If you have a child who becomes disabled before he turns 22, the child can eventually get benefits off of your Social Security earnings. If a parent dies, becomes disabled, or starts receiving retirement, the disabled child can receive benefits on his parent’s earnings if you prove he is disabled before he turned 22.
When you are applying for disability benefits, Social Security needs a lot of information. It seems an overwhelming task to get the information together. Plus, you're applying for disability, so you're probably not feeling great to begin with. If you were feeling well enough to get together all of this stuff, you could probably work, right? Let's see if I can take some of the mystery out of it.
People tend to generally know about Social Security retirement. They are aware that disability exists and maybe that it can be difficult to get. Beyond that, people don't know a lot about benefits they can get from Social Security that can really help when planning for their future.
Most people who apply for Social Security disability have some sort of chronic pain issue, be it back pain, knee pain, arthritis or neuropathy. These conditions usually require pain medicine. The problem is that some of these medicines are extremely addictive and are often misused. Because Social Security is hyperaware of its reputation of having a lot of drug addicts receiving disability, even though this is untrue, anyone wanting to receive Social Security disability benefits needs to be careful when receiving narcotic pain medications that they are necessary and being used appropriately.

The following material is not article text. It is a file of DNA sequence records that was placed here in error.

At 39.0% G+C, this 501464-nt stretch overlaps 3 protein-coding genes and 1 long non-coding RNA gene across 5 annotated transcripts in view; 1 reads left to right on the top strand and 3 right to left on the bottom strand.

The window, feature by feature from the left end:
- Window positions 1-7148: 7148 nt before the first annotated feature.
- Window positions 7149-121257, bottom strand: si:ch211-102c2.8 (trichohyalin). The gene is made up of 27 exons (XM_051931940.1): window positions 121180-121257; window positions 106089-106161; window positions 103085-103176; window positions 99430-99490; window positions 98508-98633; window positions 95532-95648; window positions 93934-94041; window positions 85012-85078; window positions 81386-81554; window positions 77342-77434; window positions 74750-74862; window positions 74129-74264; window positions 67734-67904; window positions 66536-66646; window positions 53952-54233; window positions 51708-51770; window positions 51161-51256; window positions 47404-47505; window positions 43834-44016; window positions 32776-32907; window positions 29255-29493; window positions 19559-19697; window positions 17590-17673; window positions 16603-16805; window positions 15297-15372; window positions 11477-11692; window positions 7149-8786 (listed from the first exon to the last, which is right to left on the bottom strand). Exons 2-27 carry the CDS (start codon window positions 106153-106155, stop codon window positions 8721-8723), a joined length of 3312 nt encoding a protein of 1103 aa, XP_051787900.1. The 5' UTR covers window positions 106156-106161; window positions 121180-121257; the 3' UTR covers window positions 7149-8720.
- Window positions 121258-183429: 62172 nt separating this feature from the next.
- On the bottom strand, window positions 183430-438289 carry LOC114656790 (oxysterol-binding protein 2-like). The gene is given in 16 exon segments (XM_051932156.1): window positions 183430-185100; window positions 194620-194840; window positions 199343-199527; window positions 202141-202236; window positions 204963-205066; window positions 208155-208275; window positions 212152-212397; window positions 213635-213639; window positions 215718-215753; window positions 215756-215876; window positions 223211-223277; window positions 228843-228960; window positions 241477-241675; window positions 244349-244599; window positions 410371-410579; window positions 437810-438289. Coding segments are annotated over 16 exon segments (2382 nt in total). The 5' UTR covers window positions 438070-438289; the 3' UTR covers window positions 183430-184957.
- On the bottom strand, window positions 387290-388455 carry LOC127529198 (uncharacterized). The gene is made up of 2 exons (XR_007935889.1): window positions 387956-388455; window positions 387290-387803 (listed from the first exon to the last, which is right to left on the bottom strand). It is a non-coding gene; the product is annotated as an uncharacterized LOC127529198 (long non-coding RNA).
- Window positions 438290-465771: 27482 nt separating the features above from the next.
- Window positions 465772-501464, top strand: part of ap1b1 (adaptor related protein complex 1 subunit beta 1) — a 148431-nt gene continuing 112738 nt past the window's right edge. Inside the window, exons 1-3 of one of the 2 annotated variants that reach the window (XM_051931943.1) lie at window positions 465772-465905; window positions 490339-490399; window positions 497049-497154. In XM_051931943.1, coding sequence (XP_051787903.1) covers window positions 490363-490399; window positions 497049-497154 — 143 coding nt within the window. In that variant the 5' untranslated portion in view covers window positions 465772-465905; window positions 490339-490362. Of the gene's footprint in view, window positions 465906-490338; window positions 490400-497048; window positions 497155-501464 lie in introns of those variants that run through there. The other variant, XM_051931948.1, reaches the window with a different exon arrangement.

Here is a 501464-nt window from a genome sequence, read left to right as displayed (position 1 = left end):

In short, we want anything that limits your ability to work. I see people get hung up on diagnoses all the time. I get calls all the time where someone says, “I got diagnosed with diabetes, am I disabled?” How should I know? What are your symptoms? You could have a small brain tumor and be just fine. You could also have dry skin and be completely disabled because the skin cracks and bleeds constantly causing massive pain and sanitary problems in the workplace. The diagnosis is important, but we really care how it affects you.
We all know Social Security benefits can take years to finally be approved. What if you don't have years? Surely Social Security has some method of dealing with this? Of course there is.
Sometimes Social Security or the judge in your case is worried about your ability to handle the payments on your own. In those cases Social Security asks for a representative payee. This is someone who receives the checks on your behalf and pays your bills with the money. The payee can give you some of the money to spend, but the payee needs to have control of the money.
Here’s how this can come up. You can be in the country legally working on a green card and pay in to the Social Security system. Then your green card can expire or you can have other immigration issues and no longer be in the country legally. You might be entitled to Social Security benefits, but have an illegal status. It’s not quite fair. If that’s the case, I wouldn’t recommend applying for benefits. In general, if you’re hiding from the government, applying for any government benefit isn’t a great idea. Depending on where you are, Social Security may or may not refer you to Immigration, but do you really want to take that chance?